Reviewed by: BigAl
Approximate word count: 70-75,000 words
Click on a YES above to go to appropriate page in Amazon, Barnes & Noble, or Smashwords store
“Shawn Inmon is originally from Mossyrock, Washington, the setting for his first book, Feels Like the First Time. He has been a real estate broker in Enumclaw, Washington for the last twenty years. Prior to that, he worked as a short-order cook, traveling T-shirt salesman, radio DJ, Cutco Cutlery sales rep, department store buyer, video store manager, crab fisherman, Kirby vacuum cleaner salesman, business consultant and public speaker. He is married to his high school sweetheart Dawn and has five daughters, five grandchildren and two chocolate labs named Hershey and Sadie.”
For more, visit Inmon’s blog.
“Every Love story has two sides.
Just as she was flowering into her teens, life uprooted Dawn from
the tanned crowds and sunny beaches of southern California. It
transplanted her into rainy, rural Washington, where she strove to
adjust, mature and thrive.
Love came to Dawn--and was ripped from her by events and
manipulations she could not control. But Dawn had a core of steel. An
emotional castaway, she battled grimly through life's trials and
sorrows, safeguarding her heart against further ravages.
Then love reached out to Dawn once more--if she could find the
courage and spirit to grab it with both hands, and this time, never
This is her story.”
Sometimes how events are viewed is a matter of perspective. That’s the premise of this book. I previously read and reviewed Shawn Inmon’s book, Feels Like the First Time, which was a memoir chronicling the story of his first love, Dawn, how they were torn apart, and how they eventually got back together decades later. Both Sides Now is the other side of the story, told from Dawn’s perspective.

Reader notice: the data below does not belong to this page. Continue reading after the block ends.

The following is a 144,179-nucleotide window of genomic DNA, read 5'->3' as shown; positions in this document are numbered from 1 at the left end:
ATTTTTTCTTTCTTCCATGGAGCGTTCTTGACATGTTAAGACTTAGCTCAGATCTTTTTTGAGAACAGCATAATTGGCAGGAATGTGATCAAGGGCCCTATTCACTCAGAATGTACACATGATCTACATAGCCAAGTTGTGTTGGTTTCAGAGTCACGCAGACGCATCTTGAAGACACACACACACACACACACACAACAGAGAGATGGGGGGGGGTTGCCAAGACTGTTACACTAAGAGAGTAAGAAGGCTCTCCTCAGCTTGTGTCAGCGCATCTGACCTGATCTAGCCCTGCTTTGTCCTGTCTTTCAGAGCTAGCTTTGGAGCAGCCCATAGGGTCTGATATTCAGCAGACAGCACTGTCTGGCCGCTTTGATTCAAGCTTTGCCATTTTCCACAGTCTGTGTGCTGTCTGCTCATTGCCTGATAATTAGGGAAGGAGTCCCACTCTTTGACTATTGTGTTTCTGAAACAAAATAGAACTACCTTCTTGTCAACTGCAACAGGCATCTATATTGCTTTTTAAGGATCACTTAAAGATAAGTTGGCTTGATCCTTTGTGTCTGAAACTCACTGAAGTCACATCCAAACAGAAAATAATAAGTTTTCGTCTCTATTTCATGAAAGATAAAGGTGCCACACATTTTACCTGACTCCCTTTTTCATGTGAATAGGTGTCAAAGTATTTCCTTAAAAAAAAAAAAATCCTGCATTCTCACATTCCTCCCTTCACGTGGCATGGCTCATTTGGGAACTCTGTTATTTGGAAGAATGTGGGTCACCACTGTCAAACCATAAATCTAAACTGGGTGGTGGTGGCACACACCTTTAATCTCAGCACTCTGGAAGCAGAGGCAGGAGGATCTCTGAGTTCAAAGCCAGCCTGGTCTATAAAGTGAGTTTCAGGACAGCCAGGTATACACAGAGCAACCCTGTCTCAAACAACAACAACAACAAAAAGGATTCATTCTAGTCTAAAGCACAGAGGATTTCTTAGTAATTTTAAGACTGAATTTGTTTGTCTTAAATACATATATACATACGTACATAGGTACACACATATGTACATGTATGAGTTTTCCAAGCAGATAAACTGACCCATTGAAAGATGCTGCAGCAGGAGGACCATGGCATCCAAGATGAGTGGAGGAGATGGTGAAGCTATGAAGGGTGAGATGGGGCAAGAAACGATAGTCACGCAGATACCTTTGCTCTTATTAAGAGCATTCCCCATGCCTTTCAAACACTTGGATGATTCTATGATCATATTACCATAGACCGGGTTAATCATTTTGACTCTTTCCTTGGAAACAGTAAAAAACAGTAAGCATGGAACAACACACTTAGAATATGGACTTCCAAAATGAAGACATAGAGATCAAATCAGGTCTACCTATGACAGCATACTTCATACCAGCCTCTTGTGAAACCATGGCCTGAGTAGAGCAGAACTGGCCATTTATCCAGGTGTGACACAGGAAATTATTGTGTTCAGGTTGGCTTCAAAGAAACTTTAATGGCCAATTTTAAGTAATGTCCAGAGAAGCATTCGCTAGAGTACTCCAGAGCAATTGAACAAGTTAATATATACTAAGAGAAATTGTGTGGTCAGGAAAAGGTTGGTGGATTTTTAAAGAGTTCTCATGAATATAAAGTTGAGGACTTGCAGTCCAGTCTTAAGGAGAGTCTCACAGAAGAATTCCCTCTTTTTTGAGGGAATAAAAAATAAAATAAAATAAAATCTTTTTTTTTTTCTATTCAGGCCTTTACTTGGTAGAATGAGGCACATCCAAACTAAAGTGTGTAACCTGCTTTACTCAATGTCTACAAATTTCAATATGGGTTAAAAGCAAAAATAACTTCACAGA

Besides relating the same true story, Both Sides Now has much in common with Feels Like the First Time. In addition to stealing the title from a hit song of the era (Joni Mitchell or Judy Collins, for those keeping track), and chapter titles done the same way, this book is also written to read more like a novel than a typical memoir. I’ve heard recently about authors of fiction telling the same story in two books, revising the story the second time around to tell their tale using a different character as the protagonist. To be honest, I’m not sure how I feel about this trend, but in this instance I wanted to know how Dawn viewed some of the events.
It’s a new experience to read a book that you not only know how it is going to end, but also know the complete story in some detail. I can imagine a reader who hasn’t read the first book might prefer hearing the story from the female perspective (either first or maybe exclusively). For me, I found myself comparing notes between the two, and got some insights into the female mind (a lifelong pursuit that is unlikely to ever be completed) as well as how misunderstandings between people happen. I’m also impressed by both Shawn and Dawn, in that they could easily be bitter about some of the events in their respective lives, but instead seem thankful for all the good things.
Rating: **** Four stars